Acquitted in Arms Act Salman Khan thanks fan for support
Mumbai : Bollywood superstar Salman Khan was on Wednesday acquitted by a Jodhpur court in an Arms Act case involving the killing of blackbucks. Even as the jubilant actor thanked his fans for support and some colleagues hailed the decision, Twitterati trolled him.
Chief Judicial Magistrate Dalpat Singh Rajpurohit announced the ruling after having completed the hearing on January 9.
Salman and his sister Alvira were present in the court -- the actor looking crisp in a blue t-shirt with the 'Being Human' tag -- when the judge held he was not guilty of keeping an unlicensed weapon and using it during an alleged blackbuck hunt in 1998.
The verdict brought visible respite on Salman's face.
Police had a hard time controlling the actor's supporters in the court premises, many of whom carried the Salman's pictures.
"Thank you for all the support and good wishes," Salman tweeted minutes later.
Salman and a few other Bollywood actors were accused of poaching blackbucks on the night of October 1, 1998 during the shooting of Hindi movie "Hum Saath-Saath Hain" in Rajasthan.
Salman, son of veteran writer Salim Khan, was acquitted in two other cases related to the incident earlier.
But Salman's acquittal didn't make everyone happy.
"Salman Khan teaches us that you can pass the buck when it comes to killing blackbucks if you have lots of bucks," wrote one user.
"Salman Khan, the 'Tees Maar Khan' of laws and court cases. Shame," posted another.
One more read: "There are millions who know that Salman Khan is guilty in both cases. Your voice has no value if it is against power and money. How sad!"
Hailing the court decision, actor Alok Nath, who played Salman's onscreen father in "Hum Saath-Saath Hain", told IANS: "It is a happy ending to a long, stretched-out case. He and his family must be really relieved."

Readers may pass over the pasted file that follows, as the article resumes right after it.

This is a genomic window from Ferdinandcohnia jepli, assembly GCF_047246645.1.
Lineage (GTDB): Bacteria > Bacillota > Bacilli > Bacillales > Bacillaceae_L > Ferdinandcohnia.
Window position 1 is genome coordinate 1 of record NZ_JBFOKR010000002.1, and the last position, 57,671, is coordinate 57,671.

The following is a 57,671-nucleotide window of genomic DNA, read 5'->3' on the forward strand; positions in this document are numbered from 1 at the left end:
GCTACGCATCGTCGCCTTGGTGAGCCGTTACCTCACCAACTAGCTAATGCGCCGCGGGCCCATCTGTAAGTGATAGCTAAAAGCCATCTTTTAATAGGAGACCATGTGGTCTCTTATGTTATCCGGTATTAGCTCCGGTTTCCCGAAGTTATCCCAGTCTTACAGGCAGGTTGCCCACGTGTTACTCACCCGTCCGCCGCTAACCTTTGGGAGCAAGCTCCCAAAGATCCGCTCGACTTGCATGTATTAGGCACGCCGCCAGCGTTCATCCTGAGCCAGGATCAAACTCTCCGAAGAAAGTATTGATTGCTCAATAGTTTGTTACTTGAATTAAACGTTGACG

He added: "Salman is a great guy... He has a brilliant career. Now, it is time for him to get married and have children."
Actor Ronit Roy said he was happy for Salman, actor Rahul Dev -- a former contestant of "Bigg Boss 10" which Salman hosts -- told IANS: "I have faith in the judicial system and an acquittal signifies he is innocent. It puts to rest any sense of doubt in eyes of the public."
Mumbai-based eatery Bhaijaanz Restaurant, named after the "Bajrangi Bhaijaan" actor, announced a 50 per cent discount on its offerings on the receipt of the news from Jodhpur.
The actor's run-ins with the judiciary aren't new.
The Rajasthan High Court in July last year had acquitted Salman in another case, also related to the chinkara poaching.
Salman had moved the Jodhpur bench of the High Court, challenging a lower court verdict handing him a one and a five-year term in two separate cases of poaching. He was held guilty by the lower court and sentenced in 2006.
Salman and the Rajasthan government challenged the lower court verdict on different grounds.
In July 2016, the High Court, while allowing the appeal of Salman, acquitted him from all the charges and also dismissed the appeal filed by the state government to enhance the sentence.
The state government filed a special leave petition in the Supreme Court against the actor's acquittal.
In 2015, Salman was also acquitted in a 2002 hit-and-run case by the Bombay High Court. His vehicle had run over a group of people sleeping on a pavement, killing one of them.